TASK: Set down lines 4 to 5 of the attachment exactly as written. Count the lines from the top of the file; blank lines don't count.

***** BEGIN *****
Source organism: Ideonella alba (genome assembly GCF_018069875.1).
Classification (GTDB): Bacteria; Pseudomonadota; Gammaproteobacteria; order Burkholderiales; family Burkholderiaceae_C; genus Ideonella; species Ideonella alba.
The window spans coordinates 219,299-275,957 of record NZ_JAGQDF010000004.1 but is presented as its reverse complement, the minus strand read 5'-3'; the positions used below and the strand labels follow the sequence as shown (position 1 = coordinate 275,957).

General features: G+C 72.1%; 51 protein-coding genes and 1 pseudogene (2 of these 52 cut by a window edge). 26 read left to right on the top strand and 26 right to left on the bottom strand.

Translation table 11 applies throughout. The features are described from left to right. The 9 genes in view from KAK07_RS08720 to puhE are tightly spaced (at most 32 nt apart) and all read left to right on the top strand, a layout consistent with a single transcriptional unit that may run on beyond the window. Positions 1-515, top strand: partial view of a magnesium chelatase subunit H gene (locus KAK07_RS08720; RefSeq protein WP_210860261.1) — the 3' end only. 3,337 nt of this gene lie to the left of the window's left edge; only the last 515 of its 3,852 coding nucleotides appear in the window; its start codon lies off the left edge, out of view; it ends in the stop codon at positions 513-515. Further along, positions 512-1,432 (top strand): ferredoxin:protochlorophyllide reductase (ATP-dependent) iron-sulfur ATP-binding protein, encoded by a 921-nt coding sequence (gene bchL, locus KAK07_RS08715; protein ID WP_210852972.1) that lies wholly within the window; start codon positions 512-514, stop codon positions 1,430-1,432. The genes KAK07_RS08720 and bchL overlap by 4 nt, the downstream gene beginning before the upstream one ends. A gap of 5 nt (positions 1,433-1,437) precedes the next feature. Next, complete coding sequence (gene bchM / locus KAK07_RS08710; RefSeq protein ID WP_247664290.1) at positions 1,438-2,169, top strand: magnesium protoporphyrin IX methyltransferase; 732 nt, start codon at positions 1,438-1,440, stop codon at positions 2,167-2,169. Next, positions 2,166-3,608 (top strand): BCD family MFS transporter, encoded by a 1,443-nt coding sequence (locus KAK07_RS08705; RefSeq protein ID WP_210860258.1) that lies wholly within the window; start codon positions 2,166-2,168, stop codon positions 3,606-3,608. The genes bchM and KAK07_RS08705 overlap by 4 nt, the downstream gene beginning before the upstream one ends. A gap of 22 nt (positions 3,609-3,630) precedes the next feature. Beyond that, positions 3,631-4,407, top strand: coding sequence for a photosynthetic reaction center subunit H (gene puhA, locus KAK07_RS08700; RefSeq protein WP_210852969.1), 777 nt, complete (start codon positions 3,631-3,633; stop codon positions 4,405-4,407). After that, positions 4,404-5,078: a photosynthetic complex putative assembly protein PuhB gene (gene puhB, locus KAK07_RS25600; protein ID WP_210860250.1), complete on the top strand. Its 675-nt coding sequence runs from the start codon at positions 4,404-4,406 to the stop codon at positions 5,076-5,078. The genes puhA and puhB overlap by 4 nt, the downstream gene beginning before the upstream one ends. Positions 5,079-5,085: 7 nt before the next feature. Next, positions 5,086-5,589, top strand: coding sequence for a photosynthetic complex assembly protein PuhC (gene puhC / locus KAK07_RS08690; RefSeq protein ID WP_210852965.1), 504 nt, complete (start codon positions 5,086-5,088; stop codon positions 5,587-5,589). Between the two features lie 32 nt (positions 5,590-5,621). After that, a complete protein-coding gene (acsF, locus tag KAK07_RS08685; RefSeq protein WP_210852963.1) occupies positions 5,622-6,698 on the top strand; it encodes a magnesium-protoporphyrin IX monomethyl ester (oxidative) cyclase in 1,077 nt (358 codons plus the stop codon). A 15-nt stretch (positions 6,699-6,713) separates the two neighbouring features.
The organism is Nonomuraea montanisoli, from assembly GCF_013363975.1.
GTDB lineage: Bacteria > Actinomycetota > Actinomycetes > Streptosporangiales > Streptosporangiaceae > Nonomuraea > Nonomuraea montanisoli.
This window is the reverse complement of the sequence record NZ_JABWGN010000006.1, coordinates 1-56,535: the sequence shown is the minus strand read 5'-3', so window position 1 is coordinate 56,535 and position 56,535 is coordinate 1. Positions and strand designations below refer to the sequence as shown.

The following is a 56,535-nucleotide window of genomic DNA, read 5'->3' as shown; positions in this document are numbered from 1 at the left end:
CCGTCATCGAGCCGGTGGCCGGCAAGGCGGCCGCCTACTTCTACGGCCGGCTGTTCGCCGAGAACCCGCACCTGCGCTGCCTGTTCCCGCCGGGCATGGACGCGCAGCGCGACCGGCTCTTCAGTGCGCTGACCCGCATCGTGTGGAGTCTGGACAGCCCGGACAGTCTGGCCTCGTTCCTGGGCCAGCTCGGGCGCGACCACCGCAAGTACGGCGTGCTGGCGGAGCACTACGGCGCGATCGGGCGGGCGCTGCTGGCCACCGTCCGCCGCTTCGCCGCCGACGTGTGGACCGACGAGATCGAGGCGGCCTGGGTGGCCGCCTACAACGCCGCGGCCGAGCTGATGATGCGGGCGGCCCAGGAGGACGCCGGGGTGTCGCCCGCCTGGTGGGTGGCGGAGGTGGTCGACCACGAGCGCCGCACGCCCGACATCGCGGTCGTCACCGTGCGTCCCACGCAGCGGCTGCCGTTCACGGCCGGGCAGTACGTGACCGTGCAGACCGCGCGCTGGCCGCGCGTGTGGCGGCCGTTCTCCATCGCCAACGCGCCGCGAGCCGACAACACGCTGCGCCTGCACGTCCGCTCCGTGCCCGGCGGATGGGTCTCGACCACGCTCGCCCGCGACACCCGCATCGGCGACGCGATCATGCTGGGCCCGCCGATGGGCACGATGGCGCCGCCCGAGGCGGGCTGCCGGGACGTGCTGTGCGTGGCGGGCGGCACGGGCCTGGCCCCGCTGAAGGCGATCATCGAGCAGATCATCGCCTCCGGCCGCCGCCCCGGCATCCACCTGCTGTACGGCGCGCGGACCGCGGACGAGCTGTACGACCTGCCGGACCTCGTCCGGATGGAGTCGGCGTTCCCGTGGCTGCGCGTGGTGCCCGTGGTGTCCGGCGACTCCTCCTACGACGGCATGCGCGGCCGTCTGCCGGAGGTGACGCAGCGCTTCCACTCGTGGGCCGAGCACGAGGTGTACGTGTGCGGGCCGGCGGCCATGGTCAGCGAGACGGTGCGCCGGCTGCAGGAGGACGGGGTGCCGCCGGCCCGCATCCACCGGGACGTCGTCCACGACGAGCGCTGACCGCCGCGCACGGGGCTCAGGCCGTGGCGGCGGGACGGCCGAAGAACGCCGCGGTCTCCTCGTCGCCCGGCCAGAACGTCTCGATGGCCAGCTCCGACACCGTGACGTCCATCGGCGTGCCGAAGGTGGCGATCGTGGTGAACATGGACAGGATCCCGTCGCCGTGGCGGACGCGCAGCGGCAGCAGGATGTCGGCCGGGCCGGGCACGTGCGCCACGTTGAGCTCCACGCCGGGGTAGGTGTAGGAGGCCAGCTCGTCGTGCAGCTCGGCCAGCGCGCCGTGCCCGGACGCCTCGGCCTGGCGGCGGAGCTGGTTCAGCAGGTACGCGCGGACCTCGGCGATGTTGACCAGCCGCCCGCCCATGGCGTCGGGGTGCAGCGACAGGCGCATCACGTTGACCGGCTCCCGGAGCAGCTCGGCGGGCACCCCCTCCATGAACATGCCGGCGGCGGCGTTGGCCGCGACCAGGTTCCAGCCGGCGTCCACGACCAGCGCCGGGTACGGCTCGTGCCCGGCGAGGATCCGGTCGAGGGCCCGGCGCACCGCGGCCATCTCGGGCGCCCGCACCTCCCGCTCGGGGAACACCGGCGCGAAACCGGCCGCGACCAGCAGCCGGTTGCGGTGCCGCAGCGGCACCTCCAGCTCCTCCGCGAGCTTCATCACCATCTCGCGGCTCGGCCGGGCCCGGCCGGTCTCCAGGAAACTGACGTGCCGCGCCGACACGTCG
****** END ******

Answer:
General features: G+C 72.1%; 51 protein-coding genes and 1 pseudogene (2 of these 52 cut by a window edge). 26 read left to right on the top strand and 26 right to left on the bottom strand.

Translation table 11 applies throughout. The features are described from left to right. The 9 genes in view from KAK07_RS08720 to puhE are tightly spaced (at most 32 nt apart) and all read left to right on the top strand, a layout consistent with a single transcriptional unit that may run on beyond the window. Positions 1-515, top strand: partial view of a magnesium chelatase subunit H gene (locus KAK07_RS08720; RefSeq protein WP_210860261.1) — the 3' end only. 3,337 nt of this gene lie to the left of the window's left edge; only the last 515 of its 3,852 coding nucleotides appear in the window; its start codon lies off the left edge, out of view; it ends in the stop codon at positions 513-515. Further along, positions 512-1,432 (top strand): ferredoxin:protochlorophyllide reductase (ATP-dependent) iron-sulfur ATP-binding protein, encoded by a 921-nt coding sequence (gene bchL, locus KAK07_RS08715; protein ID WP_210852972.1) that lies wholly within the window; start codon positions 512-514, stop codon positions 1,430-1,432. The genes KAK07_RS08720 and bchL overlap by 4 nt, the downstream gene beginning before the upstream one ends. A gap of 5 nt (positions 1,433-1,437) precedes the next feature. Next, complete coding sequence (gene bchM / locus KAK07_RS08710; RefSeq protein ID WP_247664290.1) at positions 1,438-2,169, top strand: magnesium protoporphyrin IX methyltransferase; 732 nt, start codon at positions 1,438-1,440, stop codon at positions 2,167-2,169. Next, positions 2,166-3,608 (top strand): BCD family MFS transporter, encoded by a 1,443-nt coding sequence (locus KAK07_RS08705; RefSeq protein ID WP_210860258.1) that lies wholly within the window; start codon positions 2,166-2,168, stop codon positions 3,606-3,608. The genes bchM and KAK07_RS08705 overlap by 4 nt, the downstream gene beginning before the upstream one ends. A gap of 22 nt (positions 3,609-3,630) precedes the next feature. Beyond that, positions 3,631-4,407, top strand: coding sequence for a photosynthetic reaction center subunit H (gene puhA, locus KAK07_RS08700; RefSeq protein WP_210852969.1), 777 nt, complete (start codon positions 3,631-3,633; stop codon positions 4,405-4,407). After that, positions 4,404-5,078: a photosynthetic complex putative assembly protein PuhB gene (gene puhB, locus KAK07_RS25600; protein ID WP_210860250.1), complete on the top strand. Its 675-nt coding sequence runs from the start codon at positions 4,404-4,406 to the stop codon at positions 5,076-5,078. The genes puhA and puhB overlap by 4 nt, the downstream gene beginning before the upstream one ends. Positions 5,079-5,085: 7 nt before the next feature. Next, positions 5,086-5,589, top strand: coding sequence for a photosynthetic complex assembly protein PuhC (gene puhC / locus KAK07_RS08690; RefSeq protein ID WP_210852965.1), 504 nt, complete (start codon positions 5,086-5,088; stop codon positions 5,587-5,589). Between the two features lie 32 nt (positions 5,590-5,621). After that, a complete protein-coding gene (acsF, locus tag KAK07_RS08685; RefSeq protein WP_210852963.1) occupies positions 5,622-6,698 on the top strand; it encodes a magnesium-protoporphyrin IX monomethyl ester (oxidative) cyclase in 1,077 nt (358 codons plus the stop codon). A 15-nt stretch (positions 6,699-6,713) separates the two neighbouring features.